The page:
21st century technology

“Because we’re living in a material world and I am a material girl” – Madonna That’s right, a material world. It’s all about the material goods: the fabrics, the plastics, the jewelry, and the appliances. A material world. Maybe that is why essentials have been left out of homes. As I walked on a narrow path between homes, I could hear the televised voice of an Indian newscaster or actor. I heard the hum of PC’s and saw the illumination on a man’s face caused by the artificial glow of a computer screen. What is going on? All my life, I believed that if a person was poor, they did not have access to technology, that they were disconnected from a certain world. That’s how it is at Andover. There are PC’s then there are Macs, there are shiny new textbooks and then there are the used, slightly worn Text Exchange textbooks.  But walking through Dharavi, I see the heavy machinery, the hanging electrical wires, and the newspapers. I hear the digitized music from a boombox. From the view on the rooftops, the steeples of a green and white mosque erupted from sea of blue tarped roofs. There is culture, there is news, and there is industry and business making overpopulated heart-shaped Dharavi literally the heart of Mumbai.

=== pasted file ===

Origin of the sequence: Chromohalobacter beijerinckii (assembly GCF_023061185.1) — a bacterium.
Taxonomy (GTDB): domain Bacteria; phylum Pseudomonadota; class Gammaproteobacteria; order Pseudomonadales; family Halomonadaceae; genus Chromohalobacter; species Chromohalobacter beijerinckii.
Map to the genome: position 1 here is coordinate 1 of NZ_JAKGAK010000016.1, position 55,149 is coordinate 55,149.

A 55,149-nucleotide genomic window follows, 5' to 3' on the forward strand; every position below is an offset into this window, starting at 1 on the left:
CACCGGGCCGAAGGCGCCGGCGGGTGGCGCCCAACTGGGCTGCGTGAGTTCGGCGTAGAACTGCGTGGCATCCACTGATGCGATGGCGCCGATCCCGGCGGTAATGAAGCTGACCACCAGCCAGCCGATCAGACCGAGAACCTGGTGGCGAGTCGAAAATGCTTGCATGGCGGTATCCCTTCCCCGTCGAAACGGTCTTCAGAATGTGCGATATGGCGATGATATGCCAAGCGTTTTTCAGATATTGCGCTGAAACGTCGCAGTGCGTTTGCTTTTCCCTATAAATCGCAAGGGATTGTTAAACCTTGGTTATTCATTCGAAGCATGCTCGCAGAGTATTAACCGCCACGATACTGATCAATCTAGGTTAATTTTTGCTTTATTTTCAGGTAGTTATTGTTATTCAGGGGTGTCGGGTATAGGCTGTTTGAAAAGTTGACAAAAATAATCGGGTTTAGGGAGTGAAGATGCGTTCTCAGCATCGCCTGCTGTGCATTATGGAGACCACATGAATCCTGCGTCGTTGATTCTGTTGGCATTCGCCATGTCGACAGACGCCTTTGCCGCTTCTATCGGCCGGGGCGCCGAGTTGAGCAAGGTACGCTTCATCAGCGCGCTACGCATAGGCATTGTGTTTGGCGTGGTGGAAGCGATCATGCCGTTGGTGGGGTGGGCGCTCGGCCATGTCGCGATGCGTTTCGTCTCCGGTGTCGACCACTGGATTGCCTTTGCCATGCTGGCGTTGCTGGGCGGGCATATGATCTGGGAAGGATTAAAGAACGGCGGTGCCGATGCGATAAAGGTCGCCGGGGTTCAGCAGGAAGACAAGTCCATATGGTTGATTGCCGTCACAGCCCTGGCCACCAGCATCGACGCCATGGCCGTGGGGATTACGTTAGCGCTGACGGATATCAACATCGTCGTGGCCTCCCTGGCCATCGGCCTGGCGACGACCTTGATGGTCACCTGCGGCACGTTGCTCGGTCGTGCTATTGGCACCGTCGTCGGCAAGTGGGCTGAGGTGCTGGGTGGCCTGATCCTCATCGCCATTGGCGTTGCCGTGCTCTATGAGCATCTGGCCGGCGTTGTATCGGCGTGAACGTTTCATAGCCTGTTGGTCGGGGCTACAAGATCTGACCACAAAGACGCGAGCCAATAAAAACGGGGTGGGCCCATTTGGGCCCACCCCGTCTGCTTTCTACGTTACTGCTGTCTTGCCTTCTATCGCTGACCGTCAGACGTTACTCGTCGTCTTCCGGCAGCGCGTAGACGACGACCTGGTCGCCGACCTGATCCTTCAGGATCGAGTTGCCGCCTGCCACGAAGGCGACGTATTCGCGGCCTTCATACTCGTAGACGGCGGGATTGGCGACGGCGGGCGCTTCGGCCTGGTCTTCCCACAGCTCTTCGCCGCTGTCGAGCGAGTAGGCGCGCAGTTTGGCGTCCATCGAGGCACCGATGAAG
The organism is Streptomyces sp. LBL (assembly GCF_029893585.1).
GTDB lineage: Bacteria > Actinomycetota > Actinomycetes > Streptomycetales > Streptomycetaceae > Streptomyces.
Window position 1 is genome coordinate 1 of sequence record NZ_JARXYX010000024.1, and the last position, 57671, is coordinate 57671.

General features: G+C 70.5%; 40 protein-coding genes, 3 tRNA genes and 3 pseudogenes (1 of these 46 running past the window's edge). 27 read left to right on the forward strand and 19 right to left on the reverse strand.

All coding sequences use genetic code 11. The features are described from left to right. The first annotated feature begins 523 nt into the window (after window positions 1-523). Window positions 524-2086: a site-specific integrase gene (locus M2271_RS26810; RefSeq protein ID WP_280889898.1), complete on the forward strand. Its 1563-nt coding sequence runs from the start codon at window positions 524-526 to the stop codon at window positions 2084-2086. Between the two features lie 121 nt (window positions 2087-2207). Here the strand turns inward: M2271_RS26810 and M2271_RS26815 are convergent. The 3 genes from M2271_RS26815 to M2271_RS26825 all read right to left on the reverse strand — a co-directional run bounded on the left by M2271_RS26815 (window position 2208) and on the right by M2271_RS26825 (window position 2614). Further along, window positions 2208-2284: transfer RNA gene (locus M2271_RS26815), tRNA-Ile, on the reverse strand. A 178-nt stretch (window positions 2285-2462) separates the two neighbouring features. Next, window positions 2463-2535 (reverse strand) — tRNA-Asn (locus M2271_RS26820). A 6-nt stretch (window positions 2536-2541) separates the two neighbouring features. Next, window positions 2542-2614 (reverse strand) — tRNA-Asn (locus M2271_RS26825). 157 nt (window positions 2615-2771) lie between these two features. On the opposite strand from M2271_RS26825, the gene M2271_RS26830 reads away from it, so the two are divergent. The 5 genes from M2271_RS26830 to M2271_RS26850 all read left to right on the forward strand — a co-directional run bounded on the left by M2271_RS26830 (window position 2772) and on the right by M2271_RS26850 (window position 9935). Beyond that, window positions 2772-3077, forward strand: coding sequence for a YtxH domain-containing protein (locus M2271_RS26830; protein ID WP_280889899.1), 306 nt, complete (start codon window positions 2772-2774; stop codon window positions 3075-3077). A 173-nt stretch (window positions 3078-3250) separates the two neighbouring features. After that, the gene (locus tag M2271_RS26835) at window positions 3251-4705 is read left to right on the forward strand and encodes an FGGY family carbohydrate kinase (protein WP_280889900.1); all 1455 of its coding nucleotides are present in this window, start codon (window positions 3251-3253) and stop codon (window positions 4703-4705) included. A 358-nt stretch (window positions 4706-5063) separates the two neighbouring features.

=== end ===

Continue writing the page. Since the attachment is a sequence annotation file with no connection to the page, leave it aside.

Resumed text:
What does this mean?

It’s a reminder.

A reminder, that despite the immense differences in social, academic, and economic situations that we’re all living at the same time in the same world.

But the most striking realization of this observation is the priorities of people [or a country/government]. Owning a cell phone or satellite television is easier than accessing clean, drinkable water. It made me think of my own priorities. What do I place over certain things?

Conversation. More than anything, I know the value of human connection. I know of the understanding through the eyes and the respect from a genuine smile. I prioritize listening and talking above many things.

And learning. I love learning.